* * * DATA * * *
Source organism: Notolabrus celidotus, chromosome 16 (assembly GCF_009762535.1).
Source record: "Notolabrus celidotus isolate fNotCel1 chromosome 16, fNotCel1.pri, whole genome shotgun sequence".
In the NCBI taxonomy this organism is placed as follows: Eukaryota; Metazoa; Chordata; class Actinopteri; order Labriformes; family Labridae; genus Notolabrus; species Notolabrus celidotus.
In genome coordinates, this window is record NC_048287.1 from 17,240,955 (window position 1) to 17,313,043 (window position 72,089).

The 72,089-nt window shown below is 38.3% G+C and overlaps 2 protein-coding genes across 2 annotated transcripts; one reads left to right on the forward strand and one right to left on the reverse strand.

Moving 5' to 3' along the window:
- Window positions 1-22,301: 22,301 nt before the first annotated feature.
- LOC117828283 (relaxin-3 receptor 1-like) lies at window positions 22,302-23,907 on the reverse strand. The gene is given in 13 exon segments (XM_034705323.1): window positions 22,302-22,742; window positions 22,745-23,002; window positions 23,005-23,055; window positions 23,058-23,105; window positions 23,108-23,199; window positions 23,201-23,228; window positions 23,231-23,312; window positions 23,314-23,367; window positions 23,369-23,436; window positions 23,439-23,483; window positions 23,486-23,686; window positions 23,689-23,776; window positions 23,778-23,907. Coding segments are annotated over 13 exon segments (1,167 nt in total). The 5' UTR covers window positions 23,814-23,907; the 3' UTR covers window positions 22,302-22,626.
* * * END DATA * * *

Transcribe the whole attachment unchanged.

Source organism: Notolabrus celidotus, chromosome 16 (assembly GCF_009762535.1).
Source record: "Notolabrus celidotus isolate fNotCel1 chromosome 16, fNotCel1.pri, whole genome shotgun sequence".
In the NCBI taxonomy this organism is placed as follows: Eukaryota; Metazoa; Chordata; class Actinopteri; order Labriformes; family Labridae; genus Notolabrus; species Notolabrus celidotus.
In genome coordinates, this window is record NC_048287.1 from 17,240,955 (window position 1) to 17,313,043 (window position 72,089).

The 72,089-nt window shown below is 38.3% G+C and overlaps 2 protein-coding genes across 2 annotated transcripts; one reads left to right on the forward strand and one right to left on the reverse strand.

Moving 5' to 3' along the window:
- Window positions 1-22,301: 22,301 nt before the first annotated feature.
- LOC117828283 (relaxin-3 receptor 1-like) lies at window positions 22,302-23,907 on the reverse strand. The gene is given in 13 exon segments (XM_034705323.1): window positions 22,302-22,742; window positions 22,745-23,002; window positions 23,005-23,055; window positions 23,058-23,105; window positions 23,108-23,199; window positions 23,201-23,228; window positions 23,231-23,312; window positions 23,314-23,367; window positions 23,369-23,436; window positions 23,439-23,483; window positions 23,486-23,686; window positions 23,689-23,776; window positions 23,778-23,907. Coding segments are annotated over 13 exon segments (1,167 nt in total). The 5' UTR covers window positions 23,814-23,907; the 3' UTR covers window positions 22,302-22,626.